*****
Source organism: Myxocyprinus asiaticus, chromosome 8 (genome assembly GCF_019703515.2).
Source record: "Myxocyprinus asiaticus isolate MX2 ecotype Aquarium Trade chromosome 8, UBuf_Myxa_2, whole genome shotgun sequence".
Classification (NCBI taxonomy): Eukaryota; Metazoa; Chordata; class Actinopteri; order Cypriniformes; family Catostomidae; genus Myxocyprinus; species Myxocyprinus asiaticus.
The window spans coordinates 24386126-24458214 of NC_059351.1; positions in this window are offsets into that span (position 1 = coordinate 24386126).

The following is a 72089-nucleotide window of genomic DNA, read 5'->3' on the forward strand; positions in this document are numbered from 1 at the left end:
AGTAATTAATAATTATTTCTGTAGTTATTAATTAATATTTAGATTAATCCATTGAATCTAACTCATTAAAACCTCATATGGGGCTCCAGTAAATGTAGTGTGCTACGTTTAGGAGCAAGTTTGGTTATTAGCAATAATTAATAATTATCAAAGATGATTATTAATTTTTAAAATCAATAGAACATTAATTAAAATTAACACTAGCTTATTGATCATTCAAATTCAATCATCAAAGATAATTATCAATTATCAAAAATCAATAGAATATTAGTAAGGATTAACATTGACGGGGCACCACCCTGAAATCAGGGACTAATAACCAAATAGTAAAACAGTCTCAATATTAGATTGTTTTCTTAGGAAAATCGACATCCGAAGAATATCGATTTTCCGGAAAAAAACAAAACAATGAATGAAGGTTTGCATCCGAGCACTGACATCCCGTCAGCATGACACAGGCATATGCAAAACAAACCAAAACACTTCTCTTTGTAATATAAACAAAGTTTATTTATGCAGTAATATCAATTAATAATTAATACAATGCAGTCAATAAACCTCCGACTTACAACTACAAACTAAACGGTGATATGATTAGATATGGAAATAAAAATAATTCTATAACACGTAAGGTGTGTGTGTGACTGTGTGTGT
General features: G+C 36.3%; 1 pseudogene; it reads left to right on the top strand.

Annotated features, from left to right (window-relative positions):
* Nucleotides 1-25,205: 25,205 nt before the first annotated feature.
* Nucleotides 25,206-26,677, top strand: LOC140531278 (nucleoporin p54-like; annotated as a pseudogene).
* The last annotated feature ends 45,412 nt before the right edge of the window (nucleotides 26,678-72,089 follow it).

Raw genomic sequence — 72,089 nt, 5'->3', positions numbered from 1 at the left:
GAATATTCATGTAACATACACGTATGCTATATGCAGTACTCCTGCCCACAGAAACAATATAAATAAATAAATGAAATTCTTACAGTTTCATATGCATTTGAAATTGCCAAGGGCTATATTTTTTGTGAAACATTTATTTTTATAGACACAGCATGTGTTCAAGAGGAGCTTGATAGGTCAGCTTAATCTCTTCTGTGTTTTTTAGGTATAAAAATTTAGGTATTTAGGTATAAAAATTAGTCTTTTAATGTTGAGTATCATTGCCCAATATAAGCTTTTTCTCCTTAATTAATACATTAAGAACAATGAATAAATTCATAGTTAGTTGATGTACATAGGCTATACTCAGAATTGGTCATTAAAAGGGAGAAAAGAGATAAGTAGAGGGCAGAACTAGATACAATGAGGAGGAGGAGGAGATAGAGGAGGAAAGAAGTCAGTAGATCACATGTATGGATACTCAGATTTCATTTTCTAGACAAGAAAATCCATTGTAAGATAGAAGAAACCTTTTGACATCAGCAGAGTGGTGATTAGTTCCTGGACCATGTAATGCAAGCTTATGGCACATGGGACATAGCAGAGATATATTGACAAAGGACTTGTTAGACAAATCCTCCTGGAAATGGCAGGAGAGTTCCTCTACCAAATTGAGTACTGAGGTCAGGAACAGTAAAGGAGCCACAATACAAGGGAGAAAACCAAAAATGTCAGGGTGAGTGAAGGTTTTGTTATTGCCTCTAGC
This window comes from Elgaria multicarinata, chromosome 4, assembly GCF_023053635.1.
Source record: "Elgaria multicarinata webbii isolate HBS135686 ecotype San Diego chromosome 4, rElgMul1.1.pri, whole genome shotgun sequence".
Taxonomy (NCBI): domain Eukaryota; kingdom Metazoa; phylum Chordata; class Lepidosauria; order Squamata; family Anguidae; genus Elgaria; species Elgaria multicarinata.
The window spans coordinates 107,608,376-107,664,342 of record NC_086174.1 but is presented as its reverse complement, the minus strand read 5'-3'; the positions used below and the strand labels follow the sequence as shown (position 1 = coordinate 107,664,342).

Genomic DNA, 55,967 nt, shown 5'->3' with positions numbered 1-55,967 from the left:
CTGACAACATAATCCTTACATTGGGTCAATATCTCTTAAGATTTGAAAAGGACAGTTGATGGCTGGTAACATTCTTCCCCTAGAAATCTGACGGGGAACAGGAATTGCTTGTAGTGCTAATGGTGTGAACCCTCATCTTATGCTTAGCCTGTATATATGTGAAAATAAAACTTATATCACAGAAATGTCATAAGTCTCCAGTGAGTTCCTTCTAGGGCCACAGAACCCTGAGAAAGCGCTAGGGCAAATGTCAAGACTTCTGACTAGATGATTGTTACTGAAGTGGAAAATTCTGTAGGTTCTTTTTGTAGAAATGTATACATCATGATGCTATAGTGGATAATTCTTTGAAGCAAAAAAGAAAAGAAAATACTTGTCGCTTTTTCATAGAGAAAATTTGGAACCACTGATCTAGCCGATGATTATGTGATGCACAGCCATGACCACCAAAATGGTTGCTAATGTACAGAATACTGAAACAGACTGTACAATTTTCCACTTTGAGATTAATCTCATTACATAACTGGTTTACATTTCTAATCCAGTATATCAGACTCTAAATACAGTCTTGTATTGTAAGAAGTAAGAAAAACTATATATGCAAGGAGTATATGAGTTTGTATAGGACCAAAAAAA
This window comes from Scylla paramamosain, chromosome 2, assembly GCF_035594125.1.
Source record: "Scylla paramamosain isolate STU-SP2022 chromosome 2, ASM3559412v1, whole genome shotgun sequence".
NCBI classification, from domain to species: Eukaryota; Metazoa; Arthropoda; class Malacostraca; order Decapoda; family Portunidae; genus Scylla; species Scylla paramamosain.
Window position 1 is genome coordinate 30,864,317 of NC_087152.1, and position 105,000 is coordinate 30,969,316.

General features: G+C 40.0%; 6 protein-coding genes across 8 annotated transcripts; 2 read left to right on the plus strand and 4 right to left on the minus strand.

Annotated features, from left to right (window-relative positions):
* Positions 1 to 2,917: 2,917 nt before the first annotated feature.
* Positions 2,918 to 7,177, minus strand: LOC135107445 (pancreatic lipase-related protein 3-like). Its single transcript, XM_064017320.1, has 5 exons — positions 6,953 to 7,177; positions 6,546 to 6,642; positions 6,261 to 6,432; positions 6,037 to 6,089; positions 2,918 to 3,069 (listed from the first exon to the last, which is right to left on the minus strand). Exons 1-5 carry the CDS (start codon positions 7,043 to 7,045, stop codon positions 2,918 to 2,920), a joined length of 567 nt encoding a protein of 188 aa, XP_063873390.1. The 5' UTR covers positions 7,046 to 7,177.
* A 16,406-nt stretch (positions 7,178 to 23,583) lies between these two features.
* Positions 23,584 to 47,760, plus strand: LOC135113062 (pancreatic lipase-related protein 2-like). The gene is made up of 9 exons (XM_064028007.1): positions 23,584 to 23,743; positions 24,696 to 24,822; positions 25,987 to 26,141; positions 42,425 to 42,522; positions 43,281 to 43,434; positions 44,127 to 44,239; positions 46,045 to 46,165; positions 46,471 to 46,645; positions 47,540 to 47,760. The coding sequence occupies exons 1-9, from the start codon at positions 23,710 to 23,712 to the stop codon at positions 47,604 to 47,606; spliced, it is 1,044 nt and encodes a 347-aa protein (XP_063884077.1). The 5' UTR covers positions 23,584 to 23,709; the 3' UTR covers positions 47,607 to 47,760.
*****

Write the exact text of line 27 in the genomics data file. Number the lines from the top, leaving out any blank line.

* Positions 2,918 to 7,177, minus strand: LOC135107445 (pancreatic lipase-related protein 3-like). Its single transcript, XM_064017320.1, has 5 exons — positions 6,953 to 7,177; positions 6,546 to 6,642; positions 6,261 to 6,432; positions 6,037 to 6,089; positions 2,918 to 3,069 (listed from the first exon to the last, which is right to left on the minus strand). Exons 1-5 carry the CDS (start codon positions 7,043 to 7,045, stop codon positions 2,918 to 2,920), a joined length of 567 nt encoding a protein of 188 aa, XP_063873390.1. The 5' UTR covers positions 7,046 to 7,177.